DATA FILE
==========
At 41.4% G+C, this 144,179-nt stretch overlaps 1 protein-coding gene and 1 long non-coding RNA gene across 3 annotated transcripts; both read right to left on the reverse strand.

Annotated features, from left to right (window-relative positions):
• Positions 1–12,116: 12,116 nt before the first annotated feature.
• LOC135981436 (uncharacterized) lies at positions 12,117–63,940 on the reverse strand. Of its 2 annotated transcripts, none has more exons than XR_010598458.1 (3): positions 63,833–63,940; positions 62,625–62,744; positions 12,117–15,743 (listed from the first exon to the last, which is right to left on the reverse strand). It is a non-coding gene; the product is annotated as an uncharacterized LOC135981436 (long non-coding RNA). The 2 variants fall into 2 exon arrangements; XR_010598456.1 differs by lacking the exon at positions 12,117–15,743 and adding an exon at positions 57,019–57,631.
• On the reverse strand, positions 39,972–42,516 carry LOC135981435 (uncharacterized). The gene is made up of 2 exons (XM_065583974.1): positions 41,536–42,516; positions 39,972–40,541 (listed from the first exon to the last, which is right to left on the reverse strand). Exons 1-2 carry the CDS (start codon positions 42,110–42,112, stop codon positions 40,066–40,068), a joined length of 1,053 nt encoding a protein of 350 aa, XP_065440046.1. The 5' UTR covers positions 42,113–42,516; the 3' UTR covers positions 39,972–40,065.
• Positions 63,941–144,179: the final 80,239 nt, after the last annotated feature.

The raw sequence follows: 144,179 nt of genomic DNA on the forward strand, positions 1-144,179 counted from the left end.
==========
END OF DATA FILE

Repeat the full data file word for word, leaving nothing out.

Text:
At 41.4% G+C, this 144,179-nt stretch overlaps 1 protein-coding gene and 1 long non-coding RNA gene across 3 annotated transcripts; both read right to left on the reverse strand.

Annotated features, from left to right (window-relative positions):
• Positions 1–12,116: 12,116 nt before the first annotated feature.
• LOC135981436 (uncharacterized) lies at positions 12,117–63,940 on the reverse strand. Of its 2 annotated transcripts, none has more exons than XR_010598458.1 (3): positions 63,833–63,940; positions 62,625–62,744; positions 12,117–15,743 (listed from the first exon to the last, which is right to left on the reverse strand). It is a non-coding gene; the product is annotated as an uncharacterized LOC135981436 (long non-coding RNA). The 2 variants fall into 2 exon arrangements; XR_010598456.1 differs by lacking the exon at positions 12,117–15,743 and adding an exon at positions 57,019–57,631.
• On the reverse strand, positions 39,972–42,516 carry LOC135981435 (uncharacterized). The gene is made up of 2 exons (XM_065583974.1): positions 41,536–42,516; positions 39,972–40,541 (listed from the first exon to the last, which is right to left on the reverse strand). Exons 1-2 carry the CDS (start codon positions 42,110–42,112, stop codon positions 40,066–40,068), a joined length of 1,053 nt encoding a protein of 350 aa, XP_065440046.1. The 5' UTR covers positions 42,113–42,516; the 3' UTR covers positions 39,972–40,065.
• Positions 63,941–144,179: the final 80,239 nt, after the last annotated feature.

The raw sequence follows: 144,179 nt of genomic DNA on the forward strand, positions 1-144,179 counted from the left end.